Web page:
SEAMS News Archives

MEMBERS TALK… Smutterings on Fairbanks Morse

smutterings top rightThe recent feature of Fairbanks Morse engines at Amberley this year prompted me to look out some details on these engines, specifically relating to the magnetos and options available. Magnetos were an expensive bit of kit and it is fair to say that many engines sold to the USA market were equipped with battery and coil ignition. In the UK however things were different and nearly all engines sold with a magneto.

Take the Fairbanks Morse Z type, back in 1925, the 3hp Z sold for an Export price of $138 when equipped with the Model R rotary magneto. The R magneto if bought separately would cost $22 or about 18% of the bare engine price. The American Bosch AB34 trip magneto (which replaced the AB33) would have cost $45, about 38% of the bare engine cost making this an expensive option.

A Sumter E15 rotary magneto (made by Splitdorf after Sumter was acquired sometime before 1919) would cost $19 whereas the option of a Sumter E1 oscillating magneto with plug-oscillator (Low tension ignitor) would come in at $29. The FM R type rotary magneto and the equivalent Sumter option were comparable in cost but the American Bosch option is considerably more expensive. As the AB33 magneto seems to appear on many UK engines, it may be they were specified by the agents or perhaps users here were familiar with the quality/reliability/easy starting of the Bosch trip magneto and were willing to pay the extra..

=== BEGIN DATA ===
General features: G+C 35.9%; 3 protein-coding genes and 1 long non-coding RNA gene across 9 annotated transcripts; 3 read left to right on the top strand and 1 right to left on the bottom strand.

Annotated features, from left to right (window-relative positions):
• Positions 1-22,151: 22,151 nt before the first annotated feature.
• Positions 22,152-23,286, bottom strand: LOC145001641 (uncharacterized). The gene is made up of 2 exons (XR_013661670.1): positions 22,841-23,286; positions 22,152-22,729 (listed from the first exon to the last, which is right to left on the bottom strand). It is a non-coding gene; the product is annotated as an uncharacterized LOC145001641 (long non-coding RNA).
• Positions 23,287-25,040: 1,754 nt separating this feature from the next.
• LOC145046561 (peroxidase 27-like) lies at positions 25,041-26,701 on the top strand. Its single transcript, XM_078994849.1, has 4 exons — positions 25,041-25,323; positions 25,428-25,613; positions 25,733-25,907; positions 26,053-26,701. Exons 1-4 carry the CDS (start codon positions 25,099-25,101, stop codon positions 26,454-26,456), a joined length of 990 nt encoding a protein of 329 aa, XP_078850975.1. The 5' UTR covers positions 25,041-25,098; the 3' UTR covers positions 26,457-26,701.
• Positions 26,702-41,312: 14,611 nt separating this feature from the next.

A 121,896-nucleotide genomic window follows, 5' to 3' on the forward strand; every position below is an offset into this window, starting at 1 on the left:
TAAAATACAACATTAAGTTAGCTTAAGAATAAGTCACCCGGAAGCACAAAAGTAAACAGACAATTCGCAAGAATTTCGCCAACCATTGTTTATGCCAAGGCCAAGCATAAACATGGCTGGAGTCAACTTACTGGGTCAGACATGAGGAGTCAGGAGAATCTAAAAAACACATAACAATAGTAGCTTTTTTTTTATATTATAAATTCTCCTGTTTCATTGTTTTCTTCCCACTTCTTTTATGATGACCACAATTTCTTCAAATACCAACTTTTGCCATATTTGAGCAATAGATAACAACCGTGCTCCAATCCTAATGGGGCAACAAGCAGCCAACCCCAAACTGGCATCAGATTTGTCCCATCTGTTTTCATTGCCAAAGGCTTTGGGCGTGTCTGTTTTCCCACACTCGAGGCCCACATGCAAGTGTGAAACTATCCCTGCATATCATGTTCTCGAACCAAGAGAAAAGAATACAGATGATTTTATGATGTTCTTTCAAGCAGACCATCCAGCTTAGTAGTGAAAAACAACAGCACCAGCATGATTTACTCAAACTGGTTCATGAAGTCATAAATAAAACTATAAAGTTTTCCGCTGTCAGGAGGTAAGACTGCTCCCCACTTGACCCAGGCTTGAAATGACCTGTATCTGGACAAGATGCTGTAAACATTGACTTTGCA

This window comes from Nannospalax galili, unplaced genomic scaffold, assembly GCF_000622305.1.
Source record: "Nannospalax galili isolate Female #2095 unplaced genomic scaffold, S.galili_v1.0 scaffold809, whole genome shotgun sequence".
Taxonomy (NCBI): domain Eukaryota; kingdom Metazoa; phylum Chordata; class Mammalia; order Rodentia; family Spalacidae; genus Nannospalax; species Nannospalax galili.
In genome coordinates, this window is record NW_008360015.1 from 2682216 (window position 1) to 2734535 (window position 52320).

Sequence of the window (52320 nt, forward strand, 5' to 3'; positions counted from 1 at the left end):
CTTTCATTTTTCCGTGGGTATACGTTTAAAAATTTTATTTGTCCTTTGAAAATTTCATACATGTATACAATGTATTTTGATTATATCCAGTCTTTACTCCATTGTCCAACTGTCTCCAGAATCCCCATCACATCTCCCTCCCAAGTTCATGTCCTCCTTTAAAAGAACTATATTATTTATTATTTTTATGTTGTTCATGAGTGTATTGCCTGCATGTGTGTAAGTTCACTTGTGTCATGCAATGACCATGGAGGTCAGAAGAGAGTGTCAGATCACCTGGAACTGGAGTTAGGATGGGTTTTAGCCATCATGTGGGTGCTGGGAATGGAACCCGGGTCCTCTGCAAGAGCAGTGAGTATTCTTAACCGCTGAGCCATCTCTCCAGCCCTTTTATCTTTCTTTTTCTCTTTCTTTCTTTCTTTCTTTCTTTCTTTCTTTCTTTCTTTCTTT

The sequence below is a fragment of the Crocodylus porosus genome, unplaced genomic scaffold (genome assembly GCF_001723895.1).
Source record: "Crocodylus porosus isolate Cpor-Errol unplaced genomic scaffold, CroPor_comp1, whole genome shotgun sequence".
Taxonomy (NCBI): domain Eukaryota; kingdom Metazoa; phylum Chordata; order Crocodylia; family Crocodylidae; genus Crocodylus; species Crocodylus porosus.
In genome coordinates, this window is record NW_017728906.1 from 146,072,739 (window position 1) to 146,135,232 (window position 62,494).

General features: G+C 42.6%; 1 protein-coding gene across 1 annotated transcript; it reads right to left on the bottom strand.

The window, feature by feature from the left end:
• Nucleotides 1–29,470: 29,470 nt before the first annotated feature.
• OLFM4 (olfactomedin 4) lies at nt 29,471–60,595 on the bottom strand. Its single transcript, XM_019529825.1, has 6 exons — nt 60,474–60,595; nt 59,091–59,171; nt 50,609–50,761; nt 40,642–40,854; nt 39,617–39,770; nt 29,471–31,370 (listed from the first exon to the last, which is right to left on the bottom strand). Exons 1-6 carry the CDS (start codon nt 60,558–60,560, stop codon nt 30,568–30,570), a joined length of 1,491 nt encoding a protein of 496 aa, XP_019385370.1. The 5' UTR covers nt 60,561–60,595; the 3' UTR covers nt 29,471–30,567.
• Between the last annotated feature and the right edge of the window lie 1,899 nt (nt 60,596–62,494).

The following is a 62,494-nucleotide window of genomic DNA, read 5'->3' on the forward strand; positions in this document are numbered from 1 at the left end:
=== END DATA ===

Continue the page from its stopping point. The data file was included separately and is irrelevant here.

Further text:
Battery ignition was only an option for the 2hp model saving about $16 on the model R equipped engine price if had with disc flywheels (a saving of $3 on the spoked flywheel variant). Upgrade kits were available to replace earlier magneto/ignition types with the R type magneto and spark plug. Depending on engine size, the cost for this kit ranged from $34 to $39

smutterings bottom left

 

Regarding engine sizing, based on the spark plug Z type with R type magneto being fitted, the Export price for the 2 hp engine was $86 held for both hit and miss and throttle governed engines. The 3hp Z type engine cost $138, the 6hp $210, the 10hp $515, the 15hp $630 and the 20hp $1045. As the 2hp was suitable for most duties and 50% more power from the 3hp came at a 60% increase in price, it’s clear the 2hp was an economical option and perhaps why the 3hp is less often seen in the UK. The 6hp is good value at 3 times the power of the 2hp and only 2.4 times the price but is probably too large for most applications..

Information gleaned from the FM archive kindly donated to SEAMS by Mike Godley

Richard Amos, SEAMS Historian


by Bliss Drive Review